Putting on a cape, a crown and dramatic eye makeup to transform into a wicked super villain is no easy task.
But I suppose someone’s got to do it.
The unique challenge is one I took on last month when I stepped into the role of the Queen of the Night for the Dubuque Symphony Orchestra’s production of “The Magic Flute.” The whimsical Mozart opera marked the DSO’s sixth fully staged undertaking in the past two decades and my third “Flute,” having performed it two years earlier with Madison (Wis.) Opera.
Long a beloved role of mine, the Queen of the Night is, in a word, iconic with her insanely high staccato notes and her feminist hints. She’s also a frightening force to behold, singing some of the most challenging, yet familiar, music in the score, albeit in the operatic canon.
So, you know, no pressure or anything — especially when you are representing the homefront among a cast primarily made up of tremendously talented out-of-towners, with some seriously cool credentials.
Approaching my 16th year in journalism, I’ve always had a hunch that the activity I’m most passionate about outside of the newsroom might be a little different than that of my cohorts — many of whom do normal things like garden, run 5Ks, coach youth soccer or baseball, or whip up a tasty batch of scotcheroos. (Shout out to TH senior photographer Jessica Reilly.)
I’m willing to bet that on any given night leading up to April, I might have been the only Woodward Communications employee who was rushing home to hone her German diction and put her operatic chops through the ringer at the end of her work day. (That was for both the opera and a Baroque Music Festival out of town, of which I also took part.)
The opposite also holds true.
Far from the glamorous life many associate with opera, a lot of singers my age find themselves immersed in a field that is over-saturated with talent, yet fewer opportunities as classical music adds itself to the list of those facing new challenges in an ever-evolving marketplace. And so, these singers teach music, while others might seek out temporary work to help them maintain a flexible schedule, yet supplement their income between performance contracts for things like rent, food, ongoing training and musical preparation, pricey musical scores, travel expenses and audition fees. (Yep. It’s tough out there.)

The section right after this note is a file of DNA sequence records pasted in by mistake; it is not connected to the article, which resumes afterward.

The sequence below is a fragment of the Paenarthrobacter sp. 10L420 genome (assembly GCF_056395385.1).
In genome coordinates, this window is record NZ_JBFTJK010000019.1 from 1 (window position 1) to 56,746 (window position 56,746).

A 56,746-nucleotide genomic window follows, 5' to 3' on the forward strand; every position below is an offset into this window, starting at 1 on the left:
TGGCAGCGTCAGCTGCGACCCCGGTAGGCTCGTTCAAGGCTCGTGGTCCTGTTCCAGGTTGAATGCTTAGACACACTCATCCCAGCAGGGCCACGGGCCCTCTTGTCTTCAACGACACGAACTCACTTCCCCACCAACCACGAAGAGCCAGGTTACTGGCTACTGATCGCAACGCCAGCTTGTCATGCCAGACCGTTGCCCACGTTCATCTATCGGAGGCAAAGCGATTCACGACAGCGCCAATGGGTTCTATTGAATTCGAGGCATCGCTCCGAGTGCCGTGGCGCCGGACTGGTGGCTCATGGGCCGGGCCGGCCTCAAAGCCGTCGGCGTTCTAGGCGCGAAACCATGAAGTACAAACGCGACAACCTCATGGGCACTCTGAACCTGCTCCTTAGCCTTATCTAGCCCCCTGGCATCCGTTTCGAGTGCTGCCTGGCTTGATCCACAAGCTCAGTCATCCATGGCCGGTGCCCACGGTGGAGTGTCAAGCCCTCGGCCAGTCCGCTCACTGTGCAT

Some, but very few, are mad enough to juggle their musical lives with as equally a demanding career as something like journalism.
I count myself among the incredibly fortunate to have been able to carve out my little corner of professional performance pursuits — all the while, enjoying the perks of things like health insurance, a 401(k) and other benefits from something as rewarding as being able to simultaneously share the stories of my hometown. For that, I can thank our symphony, its maestro and many from our local musical and theatrical communities with helping me chart a course from local stages to regional opera houses and even a summer stint singing in Italy.
I owe a debt of gratitude to the TH, too.
There always is something particularly fulfilling about getting to do the kind of creative musical work that fills my soul to the brim, but frequently takes me far from home, in the place I call home. But it’s always a point of pride to be able to hang up my diva horns in exchange for a press pass when the curtain falls.